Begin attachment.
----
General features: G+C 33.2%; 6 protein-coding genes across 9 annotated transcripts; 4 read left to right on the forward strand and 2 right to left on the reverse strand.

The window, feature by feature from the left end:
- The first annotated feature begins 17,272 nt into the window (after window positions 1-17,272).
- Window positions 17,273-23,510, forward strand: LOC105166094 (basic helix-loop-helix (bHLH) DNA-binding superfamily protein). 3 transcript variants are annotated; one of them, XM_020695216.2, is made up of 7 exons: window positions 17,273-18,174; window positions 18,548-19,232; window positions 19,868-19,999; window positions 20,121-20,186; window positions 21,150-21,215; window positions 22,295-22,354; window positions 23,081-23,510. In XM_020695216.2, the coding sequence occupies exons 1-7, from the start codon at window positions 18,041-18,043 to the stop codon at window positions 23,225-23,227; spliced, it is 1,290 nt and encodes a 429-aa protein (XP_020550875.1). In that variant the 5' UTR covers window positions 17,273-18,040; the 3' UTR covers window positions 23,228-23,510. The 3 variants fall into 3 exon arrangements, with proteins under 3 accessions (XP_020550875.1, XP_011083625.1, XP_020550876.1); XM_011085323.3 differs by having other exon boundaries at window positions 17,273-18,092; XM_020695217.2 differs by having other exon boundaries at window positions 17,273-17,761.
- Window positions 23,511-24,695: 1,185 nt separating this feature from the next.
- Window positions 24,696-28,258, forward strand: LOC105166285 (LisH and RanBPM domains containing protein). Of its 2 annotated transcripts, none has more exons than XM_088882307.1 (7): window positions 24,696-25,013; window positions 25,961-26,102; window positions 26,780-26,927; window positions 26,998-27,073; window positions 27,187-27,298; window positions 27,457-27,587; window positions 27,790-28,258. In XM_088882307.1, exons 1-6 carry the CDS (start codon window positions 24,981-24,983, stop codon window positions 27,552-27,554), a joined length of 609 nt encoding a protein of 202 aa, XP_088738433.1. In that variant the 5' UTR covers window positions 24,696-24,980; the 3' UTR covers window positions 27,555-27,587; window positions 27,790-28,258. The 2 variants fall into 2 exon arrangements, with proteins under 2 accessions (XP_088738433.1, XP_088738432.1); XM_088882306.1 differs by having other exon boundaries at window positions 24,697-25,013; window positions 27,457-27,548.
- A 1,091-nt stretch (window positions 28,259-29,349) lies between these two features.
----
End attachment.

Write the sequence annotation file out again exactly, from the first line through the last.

General features: G+C 33.2%; 6 protein-coding genes across 9 annotated transcripts; 4 read left to right on the forward strand and 2 right to left on the reverse strand.

The window, feature by feature from the left end:
- The first annotated feature begins 17,272 nt into the window (after window positions 1-17,272).
- Window positions 17,273-23,510, forward strand: LOC105166094 (basic helix-loop-helix (bHLH) DNA-binding superfamily protein). 3 transcript variants are annotated; one of them, XM_020695216.2, is made up of 7 exons: window positions 17,273-18,174; window positions 18,548-19,232; window positions 19,868-19,999; window positions 20,121-20,186; window positions 21,150-21,215; window positions 22,295-22,354; window positions 23,081-23,510. In XM_020695216.2, the coding sequence occupies exons 1-7, from the start codon at window positions 18,041-18,043 to the stop codon at window positions 23,225-23,227; spliced, it is 1,290 nt and encodes a 429-aa protein (XP_020550875.1). In that variant the 5' UTR covers window positions 17,273-18,040; the 3' UTR covers window positions 23,228-23,510. The 3 variants fall into 3 exon arrangements, with proteins under 3 accessions (XP_020550875.1, XP_011083625.1, XP_020550876.1); XM_011085323.3 differs by having other exon boundaries at window positions 17,273-18,092; XM_020695217.2 differs by having other exon boundaries at window positions 17,273-17,761.
- Window positions 23,511-24,695: 1,185 nt separating this feature from the next.
- Window positions 24,696-28,258, forward strand: LOC105166285 (LisH and RanBPM domains containing protein). Of its 2 annotated transcripts, none has more exons than XM_088882307.1 (7): window positions 24,696-25,013; window positions 25,961-26,102; window positions 26,780-26,927; window positions 26,998-27,073; window positions 27,187-27,298; window positions 27,457-27,587; window positions 27,790-28,258. In XM_088882307.1, exons 1-6 carry the CDS (start codon window positions 24,981-24,983, stop codon window positions 27,552-27,554), a joined length of 609 nt encoding a protein of 202 aa, XP_088738433.1. In that variant the 5' UTR covers window positions 24,696-24,980; the 3' UTR covers window positions 27,555-27,587; window positions 27,790-28,258. The 2 variants fall into 2 exon arrangements, with proteins under 2 accessions (XP_088738433.1, XP_088738432.1); XM_088882306.1 differs by having other exon boundaries at window positions 24,697-25,013; window positions 27,457-27,548.
- A 1,091-nt stretch (window positions 28,259-29,349) lies between these two features.